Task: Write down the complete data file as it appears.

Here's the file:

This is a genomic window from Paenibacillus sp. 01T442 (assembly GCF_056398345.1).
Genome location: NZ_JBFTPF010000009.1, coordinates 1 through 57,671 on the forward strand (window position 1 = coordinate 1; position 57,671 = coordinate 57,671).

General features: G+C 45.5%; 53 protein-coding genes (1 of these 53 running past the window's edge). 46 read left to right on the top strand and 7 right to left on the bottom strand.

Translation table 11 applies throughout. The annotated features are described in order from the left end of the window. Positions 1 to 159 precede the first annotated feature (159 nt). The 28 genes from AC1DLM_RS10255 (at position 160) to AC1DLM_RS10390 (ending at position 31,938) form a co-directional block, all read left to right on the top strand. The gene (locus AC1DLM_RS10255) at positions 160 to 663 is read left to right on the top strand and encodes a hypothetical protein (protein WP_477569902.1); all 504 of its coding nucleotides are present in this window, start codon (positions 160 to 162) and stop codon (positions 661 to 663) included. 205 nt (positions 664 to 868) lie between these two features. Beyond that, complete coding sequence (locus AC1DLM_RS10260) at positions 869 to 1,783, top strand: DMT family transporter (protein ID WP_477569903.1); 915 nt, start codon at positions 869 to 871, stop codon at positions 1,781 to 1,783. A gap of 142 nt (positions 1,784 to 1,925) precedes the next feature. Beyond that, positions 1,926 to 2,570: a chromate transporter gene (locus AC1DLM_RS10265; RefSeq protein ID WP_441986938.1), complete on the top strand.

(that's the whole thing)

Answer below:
This is a genomic window from Paenibacillus sp. 01T442 (assembly GCF_056398345.1).
Genome location: NZ_JBFTPF010000009.1, coordinates 1 through 57,671 on the forward strand (window position 1 = coordinate 1; position 57,671 = coordinate 57,671).

General features: G+C 45.5%; 53 protein-coding genes (1 of these 53 running past the window's edge). 46 read left to right on the top strand and 7 right to left on the bottom strand.

Translation table 11 applies throughout. The annotated features are described in order from the left end of the window. Positions 1 to 159 precede the first annotated feature (159 nt). The 28 genes from AC1DLM_RS10255 (at position 160) to AC1DLM_RS10390 (ending at position 31,938) form a co-directional block, all read left to right on the top strand. The gene (locus AC1DLM_RS10255) at positions 160 to 663 is read left to right on the top strand and encodes a hypothetical protein (protein WP_477569902.1); all 504 of its coding nucleotides are present in this window, start codon (positions 160 to 162) and stop codon (positions 661 to 663) included. 205 nt (positions 664 to 868) lie between these two features. Beyond that, complete coding sequence (locus AC1DLM_RS10260) at positions 869 to 1,783, top strand: DMT family transporter (protein ID WP_477569903.1); 915 nt, start codon at positions 869 to 871, stop codon at positions 1,781 to 1,783. A gap of 142 nt (positions 1,784 to 1,925) precedes the next feature. Beyond that, positions 1,926 to 2,570: a chromate transporter gene (locus AC1DLM_RS10265; RefSeq protein ID WP_441986938.1), complete on the top strand.